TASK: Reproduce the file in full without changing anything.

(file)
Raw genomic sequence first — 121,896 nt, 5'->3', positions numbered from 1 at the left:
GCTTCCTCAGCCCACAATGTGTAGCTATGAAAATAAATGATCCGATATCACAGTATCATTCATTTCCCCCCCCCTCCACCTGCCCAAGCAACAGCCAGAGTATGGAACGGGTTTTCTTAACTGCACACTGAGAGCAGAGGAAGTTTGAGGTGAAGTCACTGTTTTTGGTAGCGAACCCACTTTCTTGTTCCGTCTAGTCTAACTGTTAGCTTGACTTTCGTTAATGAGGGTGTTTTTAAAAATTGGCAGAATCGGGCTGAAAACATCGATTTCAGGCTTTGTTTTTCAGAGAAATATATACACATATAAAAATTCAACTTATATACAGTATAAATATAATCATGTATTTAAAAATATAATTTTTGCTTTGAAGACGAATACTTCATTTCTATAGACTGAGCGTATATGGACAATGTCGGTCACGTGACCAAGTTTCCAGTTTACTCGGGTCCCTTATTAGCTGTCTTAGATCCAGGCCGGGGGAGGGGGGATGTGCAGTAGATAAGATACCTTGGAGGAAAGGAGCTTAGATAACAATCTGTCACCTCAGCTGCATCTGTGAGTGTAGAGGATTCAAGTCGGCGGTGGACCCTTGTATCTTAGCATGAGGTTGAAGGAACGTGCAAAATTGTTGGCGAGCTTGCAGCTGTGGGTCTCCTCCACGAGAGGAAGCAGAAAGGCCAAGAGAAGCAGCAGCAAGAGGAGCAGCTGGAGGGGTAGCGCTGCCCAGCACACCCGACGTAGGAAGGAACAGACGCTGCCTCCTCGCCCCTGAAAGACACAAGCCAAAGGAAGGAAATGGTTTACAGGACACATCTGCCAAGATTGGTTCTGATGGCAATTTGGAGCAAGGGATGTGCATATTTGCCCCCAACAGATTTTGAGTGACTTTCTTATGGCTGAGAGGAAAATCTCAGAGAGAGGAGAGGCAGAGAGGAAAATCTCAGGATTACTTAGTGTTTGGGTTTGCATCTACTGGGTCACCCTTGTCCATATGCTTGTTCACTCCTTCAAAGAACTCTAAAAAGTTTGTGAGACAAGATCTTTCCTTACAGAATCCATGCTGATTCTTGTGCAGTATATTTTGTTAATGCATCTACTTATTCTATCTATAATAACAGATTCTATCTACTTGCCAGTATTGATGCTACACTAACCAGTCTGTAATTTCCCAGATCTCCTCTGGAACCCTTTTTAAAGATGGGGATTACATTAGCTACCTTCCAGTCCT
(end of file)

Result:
Raw genomic sequence first — 121,896 nt, 5'->3', positions numbered from 1 at the left:
GCTTCCTCAGCCCACAATGTGTAGCTATGAAAATAAATGATCCGATATCACAGTATCATTCATTTCCCCCCCCCTCCACCTGCCCAAGCAACAGCCAGAGTATGGAACGGGTTTTCTTAACTGCACACTGAGAGCAGAGGAAGTTTGAGGTGAAGTCACTGTTTTTGGTAGCGAACCCACTTTCTTGTTCCGTCTAGTCTAACTGTTAGCTTGACTTTCGTTAATGAGGGTGTTTTTAAAAATTGGCAGAATCGGGCTGAAAACATCGATTTCAGGCTTTGTTTTTCAGAGAAATATATACACATATAAAAATTCAACTTATATACAGTATAAATATAATCATGTATTTAAAAATATAATTTTTGCTTTGAAGACGAATACTTCATTTCTATAGACTGAGCGTATATGGACAATGTCGGTCACGTGACCAAGTTTCCAGTTTACTCGGGTCCCTTATTAGCTGTCTTAGATCCAGGCCGGGGGAGGGGGGATGTGCAGTAGATAAGATACCTTGGAGGAAAGGAGCTTAGATAACAATCTGTCACCTCAGCTGCATCTGTGAGTGTAGAGGATTCAAGTCGGCGGTGGACCCTTGTATCTTAGCATGAGGTTGAAGGAACGTGCAAAATTGTTGGCGAGCTTGCAGCTGTGGGTCTCCTCCACGAGAGGAAGCAGAAAGGCCAAGAGAAGCAGCAGCAAGAGGAGCAGCTGGAGGGGTAGCGCTGCCCAGCACACCCGACGTAGGAAGGAACAGACGCTGCCTCCTCGCCCCTGAAAGACACAAGCCAAAGGAAGGAAATGGTTTACAGGACACATCTGCCAAGATTGGTTCTGATGGCAATTTGGAGCAAGGGATGTGCATATTTGCCCCCAACAGATTTTGAGTGACTTTCTTATGGCTGAGAGGAAAATCTCAGAGAGAGGAGAGGCAGAGAGGAAAATCTCAGGATTACTTAGTGTTTGGGTTTGCATCTACTGGGTCACCCTTGTCCATATGCTTGTTCACTCCTTCAAAGAACTCTAAAAAGTTTGTGAGACAAGATCTTTCCTTACAGAATCCATGCTGATTCTTGTGCAGTATATTTTGTTAATGCATCTACTTATTCTATCTATAATAACAGATTCTATCTACTTGCCAGTATTGATGCTACACTAACCAGTCTGTAATTTCCCAGATCTCCTCTGGAACCCTTTTTAAAGATGGGGATTACATTAGCTACCTTCCAGTCCT